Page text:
San Bartolome Church is a Roman Catholic church located in Poblacion, Malabon, Metro Manila, Philippines. The church's titular is Malabon's patron saint, Saint Bartholomew the Apostle whose feast day falls on every 24th day of August.
A former visita of Tondo, Malabon was founded on May 21, 1599. In 1614, it became an independent parish, with Father Luis Gutierrez as vicar prior. When Fether Diego de Robles became prior of Malabon in 1621, he began the construction of the first stone church a year after.
The construction was gradual as additions were made by succeeding priests. The transept was added in 1835 under Father Francisco Valencia. The two lateral aisles together with the media naranja dome were added when Father Raimundo Cueto assumed the post of minister of Malabon in 1854. This was done in collaboration with architects Vina and Urquiza. In 1861, construction of the Parthenon-like facade and the twin towers began under the direction of Luciano Oliver and supervision of parish priest Fr. Martin Ruiz.
During World War II, San Bartolome Church suffered heavy damages and restoration began only in 1951 under the secular priest Father Trinidad. In 1958, Father Reyes took on the task of repairing the dome, transept, main altar, and the belfry.
San Bartolome Church now has seven bells, two of which are dedicated to Santa Rita and one to San Bartolome. One bell has Father Guillermo Diaz's name inscribed on it. Father Diaz, OSA, was minister of Tambobong from 1881-1885.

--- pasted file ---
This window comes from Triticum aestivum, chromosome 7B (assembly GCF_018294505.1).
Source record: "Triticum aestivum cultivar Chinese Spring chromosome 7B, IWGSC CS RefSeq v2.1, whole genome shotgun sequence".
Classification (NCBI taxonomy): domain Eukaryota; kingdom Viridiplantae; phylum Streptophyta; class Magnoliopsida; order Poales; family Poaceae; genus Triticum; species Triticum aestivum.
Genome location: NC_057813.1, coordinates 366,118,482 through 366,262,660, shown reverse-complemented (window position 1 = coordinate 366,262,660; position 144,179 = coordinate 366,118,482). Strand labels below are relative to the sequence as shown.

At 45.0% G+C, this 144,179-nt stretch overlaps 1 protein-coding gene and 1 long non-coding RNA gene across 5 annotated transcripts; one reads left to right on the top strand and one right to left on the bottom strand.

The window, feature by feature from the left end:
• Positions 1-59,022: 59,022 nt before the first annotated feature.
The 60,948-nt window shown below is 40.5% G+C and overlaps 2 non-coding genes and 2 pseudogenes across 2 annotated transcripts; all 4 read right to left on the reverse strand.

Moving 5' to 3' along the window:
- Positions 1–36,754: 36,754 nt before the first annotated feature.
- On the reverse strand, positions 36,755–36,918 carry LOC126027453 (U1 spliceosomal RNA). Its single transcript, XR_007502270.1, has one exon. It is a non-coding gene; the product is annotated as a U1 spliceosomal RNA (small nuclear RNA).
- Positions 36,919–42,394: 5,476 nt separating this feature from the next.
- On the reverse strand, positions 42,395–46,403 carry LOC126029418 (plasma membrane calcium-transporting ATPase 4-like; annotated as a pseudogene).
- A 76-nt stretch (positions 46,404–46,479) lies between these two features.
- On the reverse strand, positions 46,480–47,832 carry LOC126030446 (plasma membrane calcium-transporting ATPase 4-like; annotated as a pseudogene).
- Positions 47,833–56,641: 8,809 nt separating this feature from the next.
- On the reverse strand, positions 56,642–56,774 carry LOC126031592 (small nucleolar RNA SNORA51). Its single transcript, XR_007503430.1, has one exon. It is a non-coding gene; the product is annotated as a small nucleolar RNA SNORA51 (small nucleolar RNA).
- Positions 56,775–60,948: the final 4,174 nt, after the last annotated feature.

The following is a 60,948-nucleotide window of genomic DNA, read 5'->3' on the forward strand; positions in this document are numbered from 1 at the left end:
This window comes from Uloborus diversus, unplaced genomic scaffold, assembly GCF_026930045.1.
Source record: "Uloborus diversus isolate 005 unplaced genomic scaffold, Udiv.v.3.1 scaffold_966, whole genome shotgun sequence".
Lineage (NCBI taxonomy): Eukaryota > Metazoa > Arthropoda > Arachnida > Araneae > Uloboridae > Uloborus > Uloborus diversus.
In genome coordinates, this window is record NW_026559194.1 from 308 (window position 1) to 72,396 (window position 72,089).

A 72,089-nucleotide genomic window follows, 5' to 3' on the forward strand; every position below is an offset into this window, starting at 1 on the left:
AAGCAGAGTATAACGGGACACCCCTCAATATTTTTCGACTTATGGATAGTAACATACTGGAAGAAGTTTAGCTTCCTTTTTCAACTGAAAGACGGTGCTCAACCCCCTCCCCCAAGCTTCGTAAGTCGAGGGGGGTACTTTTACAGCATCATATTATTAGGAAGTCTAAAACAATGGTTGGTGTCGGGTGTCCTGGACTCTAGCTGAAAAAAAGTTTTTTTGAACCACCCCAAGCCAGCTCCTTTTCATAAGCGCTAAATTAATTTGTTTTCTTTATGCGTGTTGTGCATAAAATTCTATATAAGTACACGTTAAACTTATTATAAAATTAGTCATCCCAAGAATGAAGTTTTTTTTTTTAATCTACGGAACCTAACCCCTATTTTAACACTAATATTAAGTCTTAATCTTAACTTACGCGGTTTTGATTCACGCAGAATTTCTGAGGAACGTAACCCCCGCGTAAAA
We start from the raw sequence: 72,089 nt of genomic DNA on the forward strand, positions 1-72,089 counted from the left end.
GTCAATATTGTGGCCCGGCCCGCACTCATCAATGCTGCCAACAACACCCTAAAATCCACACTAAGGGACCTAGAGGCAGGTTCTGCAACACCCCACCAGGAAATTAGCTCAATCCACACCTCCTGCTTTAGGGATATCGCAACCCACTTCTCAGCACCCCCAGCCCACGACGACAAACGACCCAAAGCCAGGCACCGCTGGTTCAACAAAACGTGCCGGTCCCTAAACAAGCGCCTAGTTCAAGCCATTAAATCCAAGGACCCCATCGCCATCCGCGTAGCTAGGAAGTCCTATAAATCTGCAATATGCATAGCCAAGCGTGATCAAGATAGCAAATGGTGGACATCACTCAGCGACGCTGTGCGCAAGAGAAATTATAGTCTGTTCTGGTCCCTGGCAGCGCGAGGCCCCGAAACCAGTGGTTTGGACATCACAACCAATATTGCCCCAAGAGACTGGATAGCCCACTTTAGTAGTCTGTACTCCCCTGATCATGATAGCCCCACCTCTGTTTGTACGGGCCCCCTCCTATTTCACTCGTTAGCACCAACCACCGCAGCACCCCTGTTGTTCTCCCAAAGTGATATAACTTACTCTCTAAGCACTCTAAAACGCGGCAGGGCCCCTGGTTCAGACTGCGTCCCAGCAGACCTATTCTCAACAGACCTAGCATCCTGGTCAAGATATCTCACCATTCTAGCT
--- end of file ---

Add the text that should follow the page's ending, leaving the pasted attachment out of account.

In celebration of the church's 400th anniversary, the Philippine Postal Corporation issued a limited edition stamp designed by Victorino Serevo. The stamp measures 80mm by 30mm and bears the image of St. Bartholome alongside the old Malabon Church.
San Bartolome Church's protruding triangular pediment, supported by the colonnade of the facade, bears Augustinian symbol and the year 1861. The facade features eight imposing ionic columns reminiscent of a Greco-Roman temple. Measuring 70.14 metres (230.1 ft) by 25.05 metres (82.2 ft), the church has a central nave and two aisles, transept, and a dome in the media naranja or barrel vault style which is cupped by a campanile.
The main entrance to the church is a jubilee door decorated with wood carvings. Numerous paintings framed with gold leaf line the church ceiling.
A simple yet elegant retablo can be found in the sanctuary where the image of Saint Bartholomew the Apostle is surrounded by the image of the Blessed Virgin Mary above, the tabernacle below, and St. Augustine and St. Anthony of Padua on both sides.
The writer I.V. Mallari, a native of Malabon, writes that the church is "one of the most beautiful examples of ecclesiastical architecture that Spain has left this country."'